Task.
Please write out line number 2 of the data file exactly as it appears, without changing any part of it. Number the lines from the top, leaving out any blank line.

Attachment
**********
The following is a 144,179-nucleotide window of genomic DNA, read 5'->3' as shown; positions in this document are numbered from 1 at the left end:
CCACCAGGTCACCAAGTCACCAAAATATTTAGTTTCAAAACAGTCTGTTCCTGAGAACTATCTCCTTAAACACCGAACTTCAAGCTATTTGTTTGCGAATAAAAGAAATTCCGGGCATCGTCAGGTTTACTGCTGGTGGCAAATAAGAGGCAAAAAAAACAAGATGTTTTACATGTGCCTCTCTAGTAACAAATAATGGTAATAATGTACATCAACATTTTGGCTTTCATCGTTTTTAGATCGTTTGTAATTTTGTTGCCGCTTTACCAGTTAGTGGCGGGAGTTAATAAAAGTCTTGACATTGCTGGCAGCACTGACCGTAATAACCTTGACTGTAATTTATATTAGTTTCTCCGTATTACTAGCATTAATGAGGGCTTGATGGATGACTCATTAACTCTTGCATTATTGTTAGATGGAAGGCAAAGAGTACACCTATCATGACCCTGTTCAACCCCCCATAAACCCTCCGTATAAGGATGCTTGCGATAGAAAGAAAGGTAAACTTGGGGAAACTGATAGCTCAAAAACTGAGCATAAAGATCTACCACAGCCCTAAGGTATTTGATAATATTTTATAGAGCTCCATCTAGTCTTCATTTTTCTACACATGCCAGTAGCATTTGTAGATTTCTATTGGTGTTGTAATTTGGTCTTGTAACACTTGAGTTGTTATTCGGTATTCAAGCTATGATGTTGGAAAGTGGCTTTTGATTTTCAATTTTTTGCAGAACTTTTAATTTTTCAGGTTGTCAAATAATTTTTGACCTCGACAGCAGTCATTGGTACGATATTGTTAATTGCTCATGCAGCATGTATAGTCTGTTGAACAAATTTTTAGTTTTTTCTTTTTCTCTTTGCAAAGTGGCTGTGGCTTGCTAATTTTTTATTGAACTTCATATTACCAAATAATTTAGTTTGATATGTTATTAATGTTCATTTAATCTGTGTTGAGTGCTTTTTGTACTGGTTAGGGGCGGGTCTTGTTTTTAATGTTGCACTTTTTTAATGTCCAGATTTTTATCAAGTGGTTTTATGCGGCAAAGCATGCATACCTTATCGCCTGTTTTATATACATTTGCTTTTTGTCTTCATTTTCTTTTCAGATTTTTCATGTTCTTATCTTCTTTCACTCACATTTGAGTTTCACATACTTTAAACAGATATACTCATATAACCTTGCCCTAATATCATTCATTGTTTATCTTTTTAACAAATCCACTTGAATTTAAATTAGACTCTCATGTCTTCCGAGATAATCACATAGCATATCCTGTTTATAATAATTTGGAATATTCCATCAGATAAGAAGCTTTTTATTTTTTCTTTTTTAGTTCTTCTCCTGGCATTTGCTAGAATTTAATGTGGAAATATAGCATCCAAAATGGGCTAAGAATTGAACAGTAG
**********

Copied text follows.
CCACCAGGTCACCAAGTCACCAAAATATTTAGTTTCAAAACAGTCTGTTCCTGAGAACTATCTCCTTAAACACCGAACTTCAAGCTATTTGTTTGCGAATAAAAGAAATTCCGGGCATCGTCAGGTTTACTGCTGGTGGCAAATAAGAGGCAAAAAAAACAAGATGTTTTACATGTGCCTCTCTAGTAACAAATAATGGTAATAATGTACATCAACATTTTGGCTTTCATCGTTTTTAGATCGTTTGTAATTTTGTTGCCGCTTTACCAGTTAGTGGCGGGAGTTAATAAAAGTCTTGACATTGCTGGCAGCACTGACCGTAATAACCTTGACTGTAATTTATATTAGTTTCTCCGTATTACTAGCATTAATGAGGGCTTGATGGATGACTCATTAACTCTTGCATTATTGTTAGATGGAAGGCAAAGAGTACACCTATCATGACCCTGTTCAACCCCCCATAAACCCTCCGTATAAGGATGCTTGCGATAGAAAGAAAGGTAAACTTGGGGAAACTGATAGCTCAAAAACTGAGCATAAAGATCTACCACAGCCCTAAGGTATTTGATAATATTTTATAGAGCTCCATCTAGTCTTCATTTTTCTACACATGCCAGTAGCATTTGTAGATTTCTATTGGTGTTGTAATTTGGTCTTGTAACACTTGAGTTGTTATTCGGTATTCAAGCTATGATGTTGGAAAGTGGCTTTTGATTTTCAATTTTTTGCAGAACTTTTAATTTTTCAGGTTGTCAAATAATTTTTGACCTCGACAGCAGTCATTGGTACGATATTGTTAATTGCTCATGCAGCATGTATAGTCTGTTGAACAAATTTTTAGTTTTTTCTTTTTCTCTTTGCAAAGTGGCTGTGGCTTGCTAATTTTTTATTGAACTTCATATTACCAAATAATTTAGTTTGATATGTTATTAATGTTCATTTAATCTGTGTTGAGTGCTTTTTGTACTGGTTAGGGGCGGGTCTTGTTTTTAATGTTGCACTTTTTTAATGTCCAGATTTTTATCAAGTGGTTTTATGCGGCAAAGCATGCATACCTTATCGCCTGTTTTATATACATTTGCTTTTTGTCTTCATTTTCTTTTCAGATTTTTCATGTTCTTATCTTCTTTCACTCACATTTGAGTTTCACATACTTTAAACAGATATACTCATATAACCTTGCCCTAATATCATTCATTGTTTATCTTTTTAACAAATCCACTTGAATTTAAATTAGACTCTCATGTCTTCCGAGATAATCACATAGCATATCCTGTTTATAATAATTTGGAATATTCCATCAGATAAGAAGCTTTTTATTTTTTCTTTTTTAGTTCTTCTCCTGGCATTTGCTAGAATTTAATGTGGAAATATAGCATCCAAAATGGGCTAAGAATTGAACAGTAG